On October 29, 13 days after massive protests broke out across Lebanon, Prime Minister Saad Hariri submitted his resignation to President Michel Aoun, calling it a much needed “positive shock” to the country.
Earlier in the week, he had consulted Aoun and made direct contact with Hezbollah for the first time since more than two years to probe where the group stands on forming a new cabinet. Hariri failed to reach an agreement with them on how to move forward and hence decided to step down.
The resignation, however, does not mean Hariri is fully disengaging from the ruling oligarchy. Rather, it reflects his intent to alter the parameters of the 2016 political deal between his Future Movement and the Hezbollah-Free Patriotic Movement alliance, which paved the way for Aoun taking the presidency.
It is the second time Hariri finds himself abruptly leaving his position as premier. In January 2011, while he was on a visit to Washington, ministers representing Hezbollah and the Free Patriotic Movement (FPM) resigned, making his government obsolete and precipitating the ultimate formation of a new one under the leadership of Najib Mikati.
This time, however, it was a different source of pressure that led to Hariri’s political exit. Protesters are demanding that a new government be formed, one run by technocrats unaffiliated with the political class. But certain political forces are resisting and are set on forming a new cabinet to reflect the composition of the current Lebanese parliament which was elected last year.
The Lebanese protests are putting pressure on the 2016 presidential deal that stabilised the political and security situation in Lebanon but reinforced the sectarian power-sharing agreement that encourages corruption and lack of accountability. This public pressure is inviting the ruling oligarchy to revert back to their political calculations that predate this political deal. Instead of heeding the protesters calls for change, the political class seems concerned with settling political scores to stay in power rather than rethinking the concept of governance.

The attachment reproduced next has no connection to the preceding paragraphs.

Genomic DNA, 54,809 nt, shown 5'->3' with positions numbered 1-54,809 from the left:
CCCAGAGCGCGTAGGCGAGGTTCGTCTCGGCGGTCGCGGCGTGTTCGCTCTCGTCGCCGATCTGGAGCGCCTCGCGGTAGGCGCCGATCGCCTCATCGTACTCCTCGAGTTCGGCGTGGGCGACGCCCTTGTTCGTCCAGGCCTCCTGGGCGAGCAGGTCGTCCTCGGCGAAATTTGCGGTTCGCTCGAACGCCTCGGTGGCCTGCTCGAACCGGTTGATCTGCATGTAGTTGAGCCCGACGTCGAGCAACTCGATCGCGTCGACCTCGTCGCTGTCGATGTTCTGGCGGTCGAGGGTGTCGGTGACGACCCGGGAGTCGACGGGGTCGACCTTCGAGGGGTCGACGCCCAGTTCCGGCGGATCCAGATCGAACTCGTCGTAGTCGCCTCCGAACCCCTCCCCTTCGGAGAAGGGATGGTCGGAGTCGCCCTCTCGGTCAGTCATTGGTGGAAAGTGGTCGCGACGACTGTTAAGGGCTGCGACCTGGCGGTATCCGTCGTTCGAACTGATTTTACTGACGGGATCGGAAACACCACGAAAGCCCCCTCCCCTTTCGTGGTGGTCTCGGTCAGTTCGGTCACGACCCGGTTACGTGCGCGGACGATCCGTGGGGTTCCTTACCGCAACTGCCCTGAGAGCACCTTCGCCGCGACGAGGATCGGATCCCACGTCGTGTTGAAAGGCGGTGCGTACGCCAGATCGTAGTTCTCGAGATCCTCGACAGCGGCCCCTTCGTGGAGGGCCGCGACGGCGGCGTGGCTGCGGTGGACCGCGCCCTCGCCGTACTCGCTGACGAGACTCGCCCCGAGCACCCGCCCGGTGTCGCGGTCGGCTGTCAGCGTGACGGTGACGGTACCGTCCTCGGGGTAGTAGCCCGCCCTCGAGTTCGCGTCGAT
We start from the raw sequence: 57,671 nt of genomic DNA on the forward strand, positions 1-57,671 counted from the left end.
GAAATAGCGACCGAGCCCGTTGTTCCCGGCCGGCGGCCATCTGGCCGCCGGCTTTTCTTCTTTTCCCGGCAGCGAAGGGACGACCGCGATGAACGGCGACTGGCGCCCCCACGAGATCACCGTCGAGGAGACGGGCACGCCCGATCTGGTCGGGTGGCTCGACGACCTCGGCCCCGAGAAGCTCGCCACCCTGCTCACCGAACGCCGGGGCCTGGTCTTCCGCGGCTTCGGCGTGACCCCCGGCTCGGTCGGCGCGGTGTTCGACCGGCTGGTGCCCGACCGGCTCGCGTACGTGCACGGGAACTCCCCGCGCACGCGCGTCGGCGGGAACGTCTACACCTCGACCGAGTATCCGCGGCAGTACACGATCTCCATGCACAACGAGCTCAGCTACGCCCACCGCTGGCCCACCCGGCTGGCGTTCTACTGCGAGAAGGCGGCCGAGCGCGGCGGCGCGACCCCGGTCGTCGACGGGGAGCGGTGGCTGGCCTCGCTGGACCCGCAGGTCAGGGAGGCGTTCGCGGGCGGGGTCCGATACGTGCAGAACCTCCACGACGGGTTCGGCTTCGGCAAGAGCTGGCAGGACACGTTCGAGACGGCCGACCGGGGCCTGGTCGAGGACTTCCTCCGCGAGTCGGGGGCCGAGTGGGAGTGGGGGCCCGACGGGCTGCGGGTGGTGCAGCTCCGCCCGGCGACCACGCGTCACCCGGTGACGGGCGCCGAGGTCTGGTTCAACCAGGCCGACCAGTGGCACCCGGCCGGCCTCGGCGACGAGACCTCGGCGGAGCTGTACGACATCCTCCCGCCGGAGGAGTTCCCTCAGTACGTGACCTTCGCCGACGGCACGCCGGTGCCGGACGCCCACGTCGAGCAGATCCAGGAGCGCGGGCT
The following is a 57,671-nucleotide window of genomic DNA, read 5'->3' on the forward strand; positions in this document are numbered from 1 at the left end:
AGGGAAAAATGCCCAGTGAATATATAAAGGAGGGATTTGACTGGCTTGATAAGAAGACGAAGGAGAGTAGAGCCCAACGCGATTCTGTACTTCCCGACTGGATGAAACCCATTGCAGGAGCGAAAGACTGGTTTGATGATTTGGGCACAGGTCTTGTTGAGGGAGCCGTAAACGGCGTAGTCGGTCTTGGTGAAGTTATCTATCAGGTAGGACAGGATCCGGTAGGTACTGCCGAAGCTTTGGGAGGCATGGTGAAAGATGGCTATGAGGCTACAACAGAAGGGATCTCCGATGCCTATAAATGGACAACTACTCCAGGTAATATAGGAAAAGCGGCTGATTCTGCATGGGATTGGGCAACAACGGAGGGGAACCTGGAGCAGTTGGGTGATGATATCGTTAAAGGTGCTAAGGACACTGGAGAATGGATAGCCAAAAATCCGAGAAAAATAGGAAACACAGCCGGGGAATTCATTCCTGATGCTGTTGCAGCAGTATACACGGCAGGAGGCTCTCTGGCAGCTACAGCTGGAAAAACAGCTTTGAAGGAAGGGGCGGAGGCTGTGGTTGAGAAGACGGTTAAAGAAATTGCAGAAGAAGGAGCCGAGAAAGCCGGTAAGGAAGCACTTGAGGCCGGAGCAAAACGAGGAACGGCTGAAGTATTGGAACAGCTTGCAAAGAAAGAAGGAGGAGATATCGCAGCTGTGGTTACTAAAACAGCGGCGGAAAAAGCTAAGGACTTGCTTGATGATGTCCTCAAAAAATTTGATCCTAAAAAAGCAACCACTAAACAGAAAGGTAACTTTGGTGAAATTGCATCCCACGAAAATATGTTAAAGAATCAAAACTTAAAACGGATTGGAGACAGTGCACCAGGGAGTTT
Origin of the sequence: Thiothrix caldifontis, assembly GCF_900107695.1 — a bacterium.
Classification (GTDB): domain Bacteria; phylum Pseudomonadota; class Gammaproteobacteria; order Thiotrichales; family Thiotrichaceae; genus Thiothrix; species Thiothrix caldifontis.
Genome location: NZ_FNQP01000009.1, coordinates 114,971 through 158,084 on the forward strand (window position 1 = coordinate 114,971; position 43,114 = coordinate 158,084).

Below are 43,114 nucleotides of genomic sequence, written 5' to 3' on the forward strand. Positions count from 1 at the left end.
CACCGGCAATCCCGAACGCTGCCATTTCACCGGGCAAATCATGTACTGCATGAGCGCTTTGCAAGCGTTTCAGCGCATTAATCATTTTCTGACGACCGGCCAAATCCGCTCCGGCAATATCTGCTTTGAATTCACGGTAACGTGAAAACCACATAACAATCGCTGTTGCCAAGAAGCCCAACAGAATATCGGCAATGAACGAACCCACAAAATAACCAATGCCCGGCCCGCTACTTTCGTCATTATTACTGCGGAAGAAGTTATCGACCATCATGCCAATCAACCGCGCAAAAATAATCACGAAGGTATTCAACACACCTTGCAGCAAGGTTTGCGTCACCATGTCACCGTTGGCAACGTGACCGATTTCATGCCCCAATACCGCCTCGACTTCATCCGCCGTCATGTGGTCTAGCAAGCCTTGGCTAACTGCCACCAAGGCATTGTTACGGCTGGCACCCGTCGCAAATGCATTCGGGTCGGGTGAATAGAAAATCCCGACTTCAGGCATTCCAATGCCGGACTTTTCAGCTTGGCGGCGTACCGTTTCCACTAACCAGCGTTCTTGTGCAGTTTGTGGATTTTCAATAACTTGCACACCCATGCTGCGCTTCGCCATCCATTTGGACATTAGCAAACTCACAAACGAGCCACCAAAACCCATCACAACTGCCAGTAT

Hariri, along with Walid Jumblatt, head of the Progressive Socialist Party, and Samir Geagea, head of the Lebanese Forces, want to renegotiate the parameters of this political deal by deposing President Aoun’s son-in-law and foreign minister, Gebran Bassil who has been widely criticised for his divisive rhetoric and attempted power grabs at the government level.
Hezbollah and Aoun insist for now on keeping him in the government. However, the president’s position seems ambiguous given the infighting in his own family. Two of Aoun’s three daughters believe that Bassil is tarnishing the credibility and legacy of their father and should go.
Hezbollah has suggested that it would not agree to Bassil’s removal from the government if Hariri retains the premiership.
Hariri, for his part, seems to be playing the long game, hoping that his decision to resign will deflect public anger from him and help him regain some political capital. He and his allies believe that ending the presidential deal with Hezbollah might mean their political demise given their alternative is angry protesters who want them replaced, which explains why the oligarchy bonded during the uprising in the past two weeks.
The ball now appears to be in the court of Hezbollah and Aoun. The president will have to consult with parliamentarian blocs before announcing a new prime minister.
Forming a cabinet is a long process in Lebanese politics and its success will partially depend on the protesters’ ability to keep up the pressure on the streets in the face of possible provocations from counterprotest forces.